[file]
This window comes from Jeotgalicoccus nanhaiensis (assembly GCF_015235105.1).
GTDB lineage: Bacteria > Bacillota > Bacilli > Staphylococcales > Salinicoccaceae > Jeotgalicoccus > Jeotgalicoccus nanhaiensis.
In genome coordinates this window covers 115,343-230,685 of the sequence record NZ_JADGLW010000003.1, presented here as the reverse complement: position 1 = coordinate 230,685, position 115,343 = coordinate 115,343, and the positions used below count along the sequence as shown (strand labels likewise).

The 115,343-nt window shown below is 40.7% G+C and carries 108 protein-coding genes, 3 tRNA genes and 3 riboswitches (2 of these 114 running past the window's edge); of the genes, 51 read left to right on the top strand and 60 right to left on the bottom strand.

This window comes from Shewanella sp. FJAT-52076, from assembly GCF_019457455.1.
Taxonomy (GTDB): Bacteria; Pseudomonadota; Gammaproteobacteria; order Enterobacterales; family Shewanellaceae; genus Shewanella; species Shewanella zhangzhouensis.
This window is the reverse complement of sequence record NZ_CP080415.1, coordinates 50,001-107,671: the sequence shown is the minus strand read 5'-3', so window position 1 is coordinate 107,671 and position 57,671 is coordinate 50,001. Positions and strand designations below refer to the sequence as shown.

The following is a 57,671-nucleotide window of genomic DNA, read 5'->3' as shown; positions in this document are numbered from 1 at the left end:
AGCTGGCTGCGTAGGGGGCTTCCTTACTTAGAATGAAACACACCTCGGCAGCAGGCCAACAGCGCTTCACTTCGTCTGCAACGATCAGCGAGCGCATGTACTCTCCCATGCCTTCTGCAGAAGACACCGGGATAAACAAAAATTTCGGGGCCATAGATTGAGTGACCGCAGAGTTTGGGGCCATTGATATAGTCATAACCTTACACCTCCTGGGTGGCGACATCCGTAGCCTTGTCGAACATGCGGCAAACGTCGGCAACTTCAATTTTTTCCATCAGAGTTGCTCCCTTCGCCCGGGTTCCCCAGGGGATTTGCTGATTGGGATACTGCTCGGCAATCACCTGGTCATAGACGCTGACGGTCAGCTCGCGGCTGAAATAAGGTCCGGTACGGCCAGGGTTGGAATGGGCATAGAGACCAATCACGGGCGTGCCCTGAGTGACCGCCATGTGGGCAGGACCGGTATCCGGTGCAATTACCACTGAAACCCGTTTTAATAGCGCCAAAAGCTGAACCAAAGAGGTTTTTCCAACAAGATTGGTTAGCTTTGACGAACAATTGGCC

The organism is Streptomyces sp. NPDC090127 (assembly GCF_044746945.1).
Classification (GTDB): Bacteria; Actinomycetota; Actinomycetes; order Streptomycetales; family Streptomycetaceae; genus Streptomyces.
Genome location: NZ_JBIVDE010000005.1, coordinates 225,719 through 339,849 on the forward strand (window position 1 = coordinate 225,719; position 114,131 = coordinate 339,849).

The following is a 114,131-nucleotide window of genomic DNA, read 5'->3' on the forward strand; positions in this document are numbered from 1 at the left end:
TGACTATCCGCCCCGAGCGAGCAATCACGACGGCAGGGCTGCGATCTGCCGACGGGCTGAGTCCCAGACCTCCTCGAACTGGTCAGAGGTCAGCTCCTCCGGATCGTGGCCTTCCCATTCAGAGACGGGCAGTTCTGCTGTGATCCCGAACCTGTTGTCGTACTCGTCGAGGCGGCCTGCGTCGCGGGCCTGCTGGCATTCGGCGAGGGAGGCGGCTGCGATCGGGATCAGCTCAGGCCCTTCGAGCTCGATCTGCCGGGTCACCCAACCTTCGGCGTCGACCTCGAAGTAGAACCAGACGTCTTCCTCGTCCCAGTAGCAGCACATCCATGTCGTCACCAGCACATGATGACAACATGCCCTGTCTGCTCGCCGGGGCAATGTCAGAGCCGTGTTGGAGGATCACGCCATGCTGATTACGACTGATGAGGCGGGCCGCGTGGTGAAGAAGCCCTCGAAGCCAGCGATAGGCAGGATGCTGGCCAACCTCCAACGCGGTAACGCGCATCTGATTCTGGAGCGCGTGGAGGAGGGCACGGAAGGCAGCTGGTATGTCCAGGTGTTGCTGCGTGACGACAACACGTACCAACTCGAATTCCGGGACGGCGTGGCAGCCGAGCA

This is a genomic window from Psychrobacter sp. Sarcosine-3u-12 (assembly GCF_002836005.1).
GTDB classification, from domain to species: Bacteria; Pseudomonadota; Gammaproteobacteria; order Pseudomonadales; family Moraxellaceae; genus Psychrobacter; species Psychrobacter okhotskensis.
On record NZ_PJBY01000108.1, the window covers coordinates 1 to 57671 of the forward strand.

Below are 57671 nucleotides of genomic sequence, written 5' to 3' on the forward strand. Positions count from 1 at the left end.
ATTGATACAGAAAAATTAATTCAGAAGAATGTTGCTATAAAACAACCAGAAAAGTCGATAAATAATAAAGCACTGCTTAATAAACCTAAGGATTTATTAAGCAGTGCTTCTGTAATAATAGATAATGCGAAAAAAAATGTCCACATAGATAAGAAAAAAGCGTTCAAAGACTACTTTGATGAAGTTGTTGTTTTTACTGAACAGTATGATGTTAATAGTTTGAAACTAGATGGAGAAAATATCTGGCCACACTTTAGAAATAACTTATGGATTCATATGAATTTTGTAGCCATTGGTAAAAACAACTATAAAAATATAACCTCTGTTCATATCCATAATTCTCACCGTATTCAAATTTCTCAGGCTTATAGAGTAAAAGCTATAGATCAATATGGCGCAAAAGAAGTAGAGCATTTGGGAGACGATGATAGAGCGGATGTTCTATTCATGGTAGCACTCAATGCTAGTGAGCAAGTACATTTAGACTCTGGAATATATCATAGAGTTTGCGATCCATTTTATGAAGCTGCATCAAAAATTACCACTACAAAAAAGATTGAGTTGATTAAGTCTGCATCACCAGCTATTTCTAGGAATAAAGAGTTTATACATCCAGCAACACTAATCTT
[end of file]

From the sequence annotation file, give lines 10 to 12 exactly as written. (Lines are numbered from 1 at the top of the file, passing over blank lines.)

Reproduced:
The organism is Streptomyces sp. NPDC090127 (assembly GCF_044746945.1).
Classification (GTDB): Bacteria; Actinomycetota; Actinomycetes; order Streptomycetales; family Streptomycetaceae; genus Streptomyces.
Genome location: NZ_JBIVDE010000005.1, coordinates 225,719 through 339,849 on the forward strand (window position 1 = coordinate 225,719; position 114,131 = coordinate 339,849).